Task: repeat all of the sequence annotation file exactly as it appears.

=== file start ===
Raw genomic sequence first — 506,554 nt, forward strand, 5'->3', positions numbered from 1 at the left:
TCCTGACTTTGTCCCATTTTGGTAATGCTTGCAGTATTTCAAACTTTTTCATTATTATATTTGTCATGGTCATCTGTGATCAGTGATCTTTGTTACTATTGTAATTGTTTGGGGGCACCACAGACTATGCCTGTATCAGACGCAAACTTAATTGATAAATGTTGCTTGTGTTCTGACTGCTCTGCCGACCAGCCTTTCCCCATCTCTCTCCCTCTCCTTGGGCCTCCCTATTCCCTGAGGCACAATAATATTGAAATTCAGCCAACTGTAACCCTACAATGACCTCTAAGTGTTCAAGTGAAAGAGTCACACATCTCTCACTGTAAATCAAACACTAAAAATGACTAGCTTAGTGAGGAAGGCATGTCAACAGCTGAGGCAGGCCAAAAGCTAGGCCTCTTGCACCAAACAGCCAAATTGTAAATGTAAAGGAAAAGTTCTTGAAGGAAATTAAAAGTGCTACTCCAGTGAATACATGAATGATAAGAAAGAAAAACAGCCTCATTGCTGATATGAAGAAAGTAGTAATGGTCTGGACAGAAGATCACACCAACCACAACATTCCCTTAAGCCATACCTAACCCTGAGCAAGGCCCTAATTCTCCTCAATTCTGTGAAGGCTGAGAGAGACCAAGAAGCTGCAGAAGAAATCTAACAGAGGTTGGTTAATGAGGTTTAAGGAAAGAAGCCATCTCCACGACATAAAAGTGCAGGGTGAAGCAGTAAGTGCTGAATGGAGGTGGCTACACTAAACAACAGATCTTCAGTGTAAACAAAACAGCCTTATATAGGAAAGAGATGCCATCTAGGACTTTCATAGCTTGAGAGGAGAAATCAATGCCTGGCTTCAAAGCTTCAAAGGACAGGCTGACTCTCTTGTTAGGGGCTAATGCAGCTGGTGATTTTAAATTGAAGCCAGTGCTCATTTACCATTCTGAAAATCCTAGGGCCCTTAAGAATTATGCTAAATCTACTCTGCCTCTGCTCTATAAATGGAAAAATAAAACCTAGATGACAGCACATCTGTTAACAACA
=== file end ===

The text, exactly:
Raw genomic sequence first — 506,554 nt, forward strand, 5'->3', positions numbered from 1 at the left:
TCCTGACTTTGTCCCATTTTGGTAATGCTTGCAGTATTTCAAACTTTTTCATTATTATATTTGTCATGGTCATCTGTGATCAGTGATCTTTGTTACTATTGTAATTGTTTGGGGGCACCACAGACTATGCCTGTATCAGACGCAAACTTAATTGATAAATGTTGCTTGTGTTCTGACTGCTCTGCCGACCAGCCTTTCCCCATCTCTCTCCCTCTCCTTGGGCCTCCCTATTCCCTGAGGCACAATAATATTGAAATTCAGCCAACTGTAACCCTACAATGACCTCTAAGTGTTCAAGTGAAAGAGTCACACATCTCTCACTGTAAATCAAACACTAAAAATGACTAGCTTAGTGAGGAAGGCATGTCAACAGCTGAGGCAGGCCAAAAGCTAGGCCTCTTGCACCAAACAGCCAAATTGTAAATGTAAAGGAAAAGTTCTTGAAGGAAATTAAAAGTGCTACTCCAGTGAATACATGAATGATAAGAAAGAAAAACAGCCTCATTGCTGATATGAAGAAAGTAGTAATGGTCTGGACAGAAGATCACACCAACCACAACATTCCCTTAAGCCATACCTAACCCTGAGCAAGGCCCTAATTCTCCTCAATTCTGTGAAGGCTGAGAGAGACCAAGAAGCTGCAGAAGAAATCTAACAGAGGTTGGTTAATGAGGTTTAAGGAAAGAAGCCATCTCCACGACATAAAAGTGCAGGGTGAAGCAGTAAGTGCTGAATGGAGGTGGCTACACTAAACAACAGATCTTCAGTGTAAACAAAACAGCCTTATATAGGAAAGAGATGCCATCTAGGACTTTCATAGCTTGAGAGGAGAAATCAATGCCTGGCTTCAAAGCTTCAAAGGACAGGCTGACTCTCTTGTTAGGGGCTAATGCAGCTGGTGATTTTAAATTGAAGCCAGTGCTCATTTACCATTCTGAAAATCCTAGGGCCCTTAAGAATTATGCTAAATCTACTCTGCCTCTGCTCTATAAATGGAAAAATAAAACCTAGATGACAGCACATCTGTTAACAACA